Officers were permitted to tailor the collar of their blouses so as to wear a collared shirt and tie.
Battle Dress, Olive Drab, War Aid was made in the U.S.A. for the British Army and was widely seen in the Mediterranean theatre. Note the American use of 'Battle Dress' as two words. The blouse featured exposed buttons on the outer pockets, which also bore no box pleats. The fly front of Battledress, Serge was retained. Cuff buttons were exposed, and there were two inside pockets. A small, internal hanger loop was introduced to the collar. The collar was closed by double hook-and-eye arrangement. Tailoring was of good quality and the wool blend tended to be finer than British-made blouses. Type-specific plastic buttons were introduced.
Canadian Battledress never had a 1940-type pattern introduced, though the collar closure did change from a set of hooks and eyes to a flap and button in about 1943. The Canadian version was also a much greener shade of khaki than the standard British version. It was greenish with some brown, rather than brownish with some green. Buttons were green painted steel, with a central bar across the middle for the thread to hold in place.
New Zealand Battledress was almost identical to British 1937 pattern Battledress, Serge but the wool tended to be much darker brown, while the stitching was a contrasting light colour. The NZ blouse had a six button fly front, rather than the British five.
Australian Battledress blouses were almost identical to British Battledress, Serge. The trousers were closer to British 1940 Pattern. Both tended to be a much greener colour than British BD. Australians didn't wear BD, but their own version of Service Dress, meaning their BD was for export to other Commonwealth nations, such as the British. Buttons were in sheradised steel or plastic resin.
South African Battledress appeared in both khaki wool and tan twill. The short jacket was referred to as a bunny jacket.
Overalls, Denim were a version of Battle Dress intended for working clothing, and were produced from khaki coloured cotton denim, with several manufacturer's variants. It was issued a size larger as it was intended to be worn over the regular uniform. Buttons were fixed through small holes in the denim material and kept in place by a split pin. The buttons could be easily removed for laundering which, due to denim overalls being workwear, was more frequent than for serge battledress. 90,000 sets of denim overalls were issued to the Local Defence Volunteers (later the Home Guard) as their main uniform, in the weeks following their establishment in May 1940. Three months later, supplies of overalls were so depleted that the standard serge Battledress began to be issued to the Home Guard instead and in December, it was announced that Battledress would fully replace Home Guard overalls as soon as supplies were available.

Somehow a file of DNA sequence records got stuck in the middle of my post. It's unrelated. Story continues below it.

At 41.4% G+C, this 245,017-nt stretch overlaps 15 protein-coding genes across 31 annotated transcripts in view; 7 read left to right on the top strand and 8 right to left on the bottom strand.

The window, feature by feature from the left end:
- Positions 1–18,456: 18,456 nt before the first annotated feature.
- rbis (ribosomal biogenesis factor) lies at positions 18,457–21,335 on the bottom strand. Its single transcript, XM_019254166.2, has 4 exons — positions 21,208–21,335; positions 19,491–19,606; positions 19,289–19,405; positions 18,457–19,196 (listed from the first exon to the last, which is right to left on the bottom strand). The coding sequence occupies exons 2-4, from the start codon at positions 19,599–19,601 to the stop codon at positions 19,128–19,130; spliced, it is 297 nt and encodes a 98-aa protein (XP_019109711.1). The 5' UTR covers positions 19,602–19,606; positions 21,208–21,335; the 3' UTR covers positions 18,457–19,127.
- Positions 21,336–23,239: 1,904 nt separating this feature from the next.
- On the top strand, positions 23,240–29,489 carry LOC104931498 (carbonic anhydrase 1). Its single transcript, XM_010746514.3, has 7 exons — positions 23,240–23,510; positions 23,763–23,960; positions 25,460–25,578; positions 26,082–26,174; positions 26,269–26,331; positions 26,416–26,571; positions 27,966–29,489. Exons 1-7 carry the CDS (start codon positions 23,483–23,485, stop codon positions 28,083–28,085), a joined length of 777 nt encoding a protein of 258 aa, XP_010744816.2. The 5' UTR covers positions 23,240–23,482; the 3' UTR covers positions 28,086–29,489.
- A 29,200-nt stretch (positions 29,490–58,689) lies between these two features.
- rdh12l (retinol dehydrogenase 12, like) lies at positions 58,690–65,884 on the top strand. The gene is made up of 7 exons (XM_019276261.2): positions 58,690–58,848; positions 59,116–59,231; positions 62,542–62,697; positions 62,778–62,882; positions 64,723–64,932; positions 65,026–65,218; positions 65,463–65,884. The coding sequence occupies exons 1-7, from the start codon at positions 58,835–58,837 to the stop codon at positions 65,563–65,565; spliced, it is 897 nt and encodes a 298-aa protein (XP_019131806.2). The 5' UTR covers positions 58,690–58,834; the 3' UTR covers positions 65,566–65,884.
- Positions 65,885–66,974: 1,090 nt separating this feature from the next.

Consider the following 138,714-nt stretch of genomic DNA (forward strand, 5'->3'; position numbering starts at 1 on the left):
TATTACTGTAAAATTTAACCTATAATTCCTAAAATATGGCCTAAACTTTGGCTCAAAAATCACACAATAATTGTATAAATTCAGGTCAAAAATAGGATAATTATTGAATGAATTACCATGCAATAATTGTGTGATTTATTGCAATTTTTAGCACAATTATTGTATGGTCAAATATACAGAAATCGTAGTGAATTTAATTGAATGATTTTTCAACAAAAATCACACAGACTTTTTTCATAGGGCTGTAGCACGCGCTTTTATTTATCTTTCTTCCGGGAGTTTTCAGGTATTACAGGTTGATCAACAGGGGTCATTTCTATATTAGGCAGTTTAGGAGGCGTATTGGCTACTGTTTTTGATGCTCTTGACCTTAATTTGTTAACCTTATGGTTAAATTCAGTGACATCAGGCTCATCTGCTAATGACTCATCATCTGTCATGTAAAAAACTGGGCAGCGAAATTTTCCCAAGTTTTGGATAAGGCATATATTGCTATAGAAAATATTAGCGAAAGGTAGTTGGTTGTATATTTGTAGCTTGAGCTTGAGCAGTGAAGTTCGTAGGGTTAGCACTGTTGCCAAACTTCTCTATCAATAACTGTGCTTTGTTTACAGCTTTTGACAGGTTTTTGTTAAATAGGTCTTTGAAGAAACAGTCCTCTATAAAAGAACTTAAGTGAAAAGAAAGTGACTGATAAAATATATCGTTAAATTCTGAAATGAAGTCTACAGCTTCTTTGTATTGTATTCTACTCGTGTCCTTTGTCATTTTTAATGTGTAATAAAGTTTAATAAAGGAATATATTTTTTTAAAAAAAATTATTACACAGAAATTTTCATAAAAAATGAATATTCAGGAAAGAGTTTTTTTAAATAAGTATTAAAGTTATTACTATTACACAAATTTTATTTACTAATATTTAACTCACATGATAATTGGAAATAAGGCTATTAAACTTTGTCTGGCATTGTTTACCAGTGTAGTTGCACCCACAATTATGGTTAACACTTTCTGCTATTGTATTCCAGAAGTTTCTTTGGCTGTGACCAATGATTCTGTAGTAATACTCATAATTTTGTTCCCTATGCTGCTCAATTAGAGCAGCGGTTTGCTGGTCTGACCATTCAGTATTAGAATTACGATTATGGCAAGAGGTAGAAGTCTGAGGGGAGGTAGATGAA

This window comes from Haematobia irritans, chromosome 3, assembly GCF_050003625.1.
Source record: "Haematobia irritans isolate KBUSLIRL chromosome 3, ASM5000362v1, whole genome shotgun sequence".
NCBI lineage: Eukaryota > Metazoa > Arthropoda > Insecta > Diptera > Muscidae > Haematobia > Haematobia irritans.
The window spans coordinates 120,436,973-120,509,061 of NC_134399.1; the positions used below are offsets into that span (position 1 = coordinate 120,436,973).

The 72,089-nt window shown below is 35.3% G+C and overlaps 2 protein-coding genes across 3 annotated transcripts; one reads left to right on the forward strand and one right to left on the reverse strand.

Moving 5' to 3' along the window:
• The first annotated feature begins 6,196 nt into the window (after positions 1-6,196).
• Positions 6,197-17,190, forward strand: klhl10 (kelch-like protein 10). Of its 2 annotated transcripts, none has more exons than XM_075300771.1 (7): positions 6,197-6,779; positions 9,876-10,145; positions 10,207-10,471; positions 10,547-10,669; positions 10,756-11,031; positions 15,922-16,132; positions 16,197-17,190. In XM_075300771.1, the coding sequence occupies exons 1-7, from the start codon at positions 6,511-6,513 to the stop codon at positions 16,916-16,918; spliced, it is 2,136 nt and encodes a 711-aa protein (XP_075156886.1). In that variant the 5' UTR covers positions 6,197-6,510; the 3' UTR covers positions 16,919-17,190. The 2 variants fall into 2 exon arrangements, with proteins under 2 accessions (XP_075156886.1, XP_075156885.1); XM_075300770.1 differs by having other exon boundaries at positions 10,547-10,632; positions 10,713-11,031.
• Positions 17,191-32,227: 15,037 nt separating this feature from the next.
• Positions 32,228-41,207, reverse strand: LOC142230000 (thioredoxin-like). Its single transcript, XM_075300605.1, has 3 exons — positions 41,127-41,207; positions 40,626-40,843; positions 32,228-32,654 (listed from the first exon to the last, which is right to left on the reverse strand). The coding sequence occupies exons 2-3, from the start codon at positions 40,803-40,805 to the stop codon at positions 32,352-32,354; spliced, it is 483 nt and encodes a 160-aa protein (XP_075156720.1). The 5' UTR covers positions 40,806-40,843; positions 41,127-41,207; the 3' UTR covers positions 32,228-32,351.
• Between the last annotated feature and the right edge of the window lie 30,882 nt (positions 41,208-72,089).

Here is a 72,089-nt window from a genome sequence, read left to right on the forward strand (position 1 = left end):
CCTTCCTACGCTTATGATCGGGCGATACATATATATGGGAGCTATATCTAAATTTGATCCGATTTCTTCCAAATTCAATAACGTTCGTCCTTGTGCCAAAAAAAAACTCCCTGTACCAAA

Battledress trousers known as Trousers, Parachutist were issued to men in parachute and glider units, though the majority still wore standard Battledress around the time of the Normandy landings. Supply increased as the war progressed but even by May 1945, standard Battledress trousers were still common in Airborne divisions. Trousers, Parachutist had two field dressing pockets in the rear, a voluminous map pocket lined with chamois leather and an integral knife pocket on the right hand side. They were for 'combat' use only and as such, were not used for parades or going on leave.
Battledress in shades of postman blue and navy blue were also produced for the Royal Air Force (and Commonwealth flying services) and Royal Navy/Royal Navy Volunteer Reserve (and Commonwealth naval services). During the Second World War, Britain's Civil Defence Service (for example, ARP wardens, rescue and ambulance crews) were issued dark blue battledress, and this battledress scheme continued with the Civil Defence Corps set up in 1949.
German U-Boat crews were also commonly issued with British Army battledress (with German insignia added). Large stockpiles had been captured by the Germans after the fall of France in 1940.
After the Second World War, individual Commonwealth nations developed their Battle Dress uniform into both a parade and a field uniform.
Battle Dress inspired the military combat uniforms of other nations. The United States copied the Battle Dress Blouse directly with the M1944 "Ike" Jacket (also known as the "E.T.O. Jacket"). A similar pattern was produced in Australia for US personnel in the Far East and was called a ""Vandegrift" Jacket by US Marines. Germany's copy, the Felduniform 44, only reached front line troops by the end of the war. France made copies (the Modèle 1945, 1946 and 1949 patterns) to replace worn out British items.